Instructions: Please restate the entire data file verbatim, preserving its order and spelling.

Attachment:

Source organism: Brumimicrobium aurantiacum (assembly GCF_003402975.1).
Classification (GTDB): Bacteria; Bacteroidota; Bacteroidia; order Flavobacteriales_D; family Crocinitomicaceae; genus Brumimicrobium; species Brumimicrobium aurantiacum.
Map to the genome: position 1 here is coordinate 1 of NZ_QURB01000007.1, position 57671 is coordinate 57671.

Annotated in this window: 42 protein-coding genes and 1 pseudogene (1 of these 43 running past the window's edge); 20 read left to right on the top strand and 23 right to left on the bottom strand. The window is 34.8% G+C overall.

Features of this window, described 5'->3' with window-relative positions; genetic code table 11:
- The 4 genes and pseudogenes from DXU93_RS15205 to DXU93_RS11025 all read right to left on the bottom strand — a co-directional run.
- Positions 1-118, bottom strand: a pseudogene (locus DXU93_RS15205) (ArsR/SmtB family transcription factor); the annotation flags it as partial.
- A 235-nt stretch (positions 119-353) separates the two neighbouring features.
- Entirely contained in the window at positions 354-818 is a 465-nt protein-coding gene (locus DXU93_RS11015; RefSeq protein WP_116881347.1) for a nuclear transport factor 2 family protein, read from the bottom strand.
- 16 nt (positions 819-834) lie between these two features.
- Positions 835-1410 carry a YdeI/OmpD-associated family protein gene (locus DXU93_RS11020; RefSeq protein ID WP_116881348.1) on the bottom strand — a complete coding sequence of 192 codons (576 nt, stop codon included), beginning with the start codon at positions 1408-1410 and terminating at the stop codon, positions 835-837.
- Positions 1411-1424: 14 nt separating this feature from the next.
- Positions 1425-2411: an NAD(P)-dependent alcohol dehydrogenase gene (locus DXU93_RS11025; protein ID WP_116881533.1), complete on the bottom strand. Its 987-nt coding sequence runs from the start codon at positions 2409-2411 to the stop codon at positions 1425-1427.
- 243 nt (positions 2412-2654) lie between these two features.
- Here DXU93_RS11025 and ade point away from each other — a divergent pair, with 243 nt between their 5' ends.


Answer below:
Source organism: Brumimicrobium aurantiacum (assembly GCF_003402975.1).
Classification (GTDB): Bacteria; Bacteroidota; Bacteroidia; order Flavobacteriales_D; family Crocinitomicaceae; genus Brumimicrobium; species Brumimicrobium aurantiacum.
Map to the genome: position 1 here is coordinate 1 of NZ_QURB01000007.1, position 57671 is coordinate 57671.

Annotated in this window: 42 protein-coding genes and 1 pseudogene (1 of these 43 running past the window's edge); 20 read left to right on the top strand and 23 right to left on the bottom strand. The window is 34.8% G+C overall.

Features of this window, described 5'->3' with window-relative positions; genetic code table 11:
- The 4 genes and pseudogenes from DXU93_RS15205 to DXU93_RS11025 all read right to left on the bottom strand — a co-directional run.
- Positions 1-118, bottom strand: a pseudogene (locus DXU93_RS15205) (ArsR/SmtB family transcription factor); the annotation flags it as partial.
- A 235-nt stretch (positions 119-353) separates the two neighbouring features.
- Entirely contained in the window at positions 354-818 is a 465-nt protein-coding gene (locus DXU93_RS11015; RefSeq protein WP_116881347.1) for a nuclear transport factor 2 family protein, read from the bottom strand.
- 16 nt (positions 819-834) lie between these two features.
- Positions 835-1410 carry a YdeI/OmpD-associated family protein gene (locus DXU93_RS11020; RefSeq protein ID WP_116881348.1) on the bottom strand — a complete coding sequence of 192 codons (576 nt, stop codon included), beginning with the start codon at positions 1408-1410 and terminating at the stop codon, positions 835-837.
- Positions 1411-1424: 14 nt separating this feature from the next.
- Positions 1425-2411: an NAD(P)-dependent alcohol dehydrogenase gene (locus DXU93_RS11025; protein ID WP_116881533.1), complete on the bottom strand. Its 987-nt coding sequence runs from the start codon at positions 2409-2411 to the stop codon at positions 1425-1427.
- 243 nt (positions 2412-2654) lie between these two features.
- Here DXU93_RS11025 and ade point away from each other — a divergent pair, with 243 nt between their 5' ends.